Caraway is a plant. Its small berries are dried and referred to as seeds. The seeds have been used to ease digestion. They can be taken as a pill or powder. The seeds can also be made into both liquid and oil extracts. Caraway seeds can also be made into a tea.
There aren’t any advised doses for caraway.
Editorial process and description of evidence categories can be found at EBSCO NAT Editorial Process.
It is likely safe to take caraway for a short time. Not enough studies have been done to say whether it is safe to take for a long period of time.
Talk to your doctor about any supplements or therapy you would like to use. Some can interfere with treatment or make conditions worse.
A1. May B, Kuntz HD, et al. Efficacy of a fixed peppermint oil/caraway oil combination in non-ulcer dyspepsia. Arzneimittelforschung. 1996 Dec;46(12):1149-1153.
A2. Madisch A, Heydenreich CJ, et al. Treatment of functional dyspepsia with a fixed peppermint oil and caraway oil combination preparation as compared to cisapride. A multicenter, reference-controlled double-blind equivalence study. Arzneimittelforschung. 1999 Nov;49(11):925-932.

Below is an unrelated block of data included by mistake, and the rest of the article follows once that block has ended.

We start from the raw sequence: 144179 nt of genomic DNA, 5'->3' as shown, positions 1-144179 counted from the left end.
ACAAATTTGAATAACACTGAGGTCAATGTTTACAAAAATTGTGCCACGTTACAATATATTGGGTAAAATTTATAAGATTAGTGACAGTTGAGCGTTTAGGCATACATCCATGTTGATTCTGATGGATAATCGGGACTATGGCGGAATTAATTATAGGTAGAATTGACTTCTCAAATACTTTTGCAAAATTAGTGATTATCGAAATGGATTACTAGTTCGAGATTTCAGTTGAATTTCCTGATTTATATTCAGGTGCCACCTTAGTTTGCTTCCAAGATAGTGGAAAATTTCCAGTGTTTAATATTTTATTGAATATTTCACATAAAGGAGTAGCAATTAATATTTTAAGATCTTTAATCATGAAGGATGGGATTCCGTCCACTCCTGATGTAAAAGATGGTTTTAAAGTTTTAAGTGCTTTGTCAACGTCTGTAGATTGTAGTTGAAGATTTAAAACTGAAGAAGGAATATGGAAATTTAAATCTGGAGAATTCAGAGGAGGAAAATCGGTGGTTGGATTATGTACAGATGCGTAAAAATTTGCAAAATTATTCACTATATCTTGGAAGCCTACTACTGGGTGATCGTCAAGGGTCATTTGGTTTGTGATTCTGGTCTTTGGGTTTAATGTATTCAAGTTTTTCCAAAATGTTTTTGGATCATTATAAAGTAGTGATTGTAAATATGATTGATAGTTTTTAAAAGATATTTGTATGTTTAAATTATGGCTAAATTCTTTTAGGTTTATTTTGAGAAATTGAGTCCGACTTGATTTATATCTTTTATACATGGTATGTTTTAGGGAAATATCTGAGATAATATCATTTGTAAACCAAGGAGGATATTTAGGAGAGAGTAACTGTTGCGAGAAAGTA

A3. May B, Köhler S, et al. Efficacy and tolerability of a fixed combination of peppermint oil and caraway oil in patients suffering from functional dyspepsia. Aliment Pharmacol Ther. 2000 Dec;14(12):1671-1677.
A4. Rich G, Shah A, et al. A randomized placebo-controlled trial on the effects of Menthacarin, a proprietary peppermint- and caraway-oil-preparation, on symptoms and quality of life in patients with functional dyspepsia. Neurogastroenterol Motil. 2017 Nov;29(11).
B. Irritable Bowel Syndrome
B1. Lauche R, Janzen A, et al. Efficacy of Caraway Oil Poultices in Treating Irritable Bowel Syndrome--A Randomized Controlled Cross-Over Trial. Digestion. 2015;92(1):22-31.
Last reviewed May 2020 by EBSCO NAT Review Board Eric Hurwitz, DC Last Updated: 4/14/2020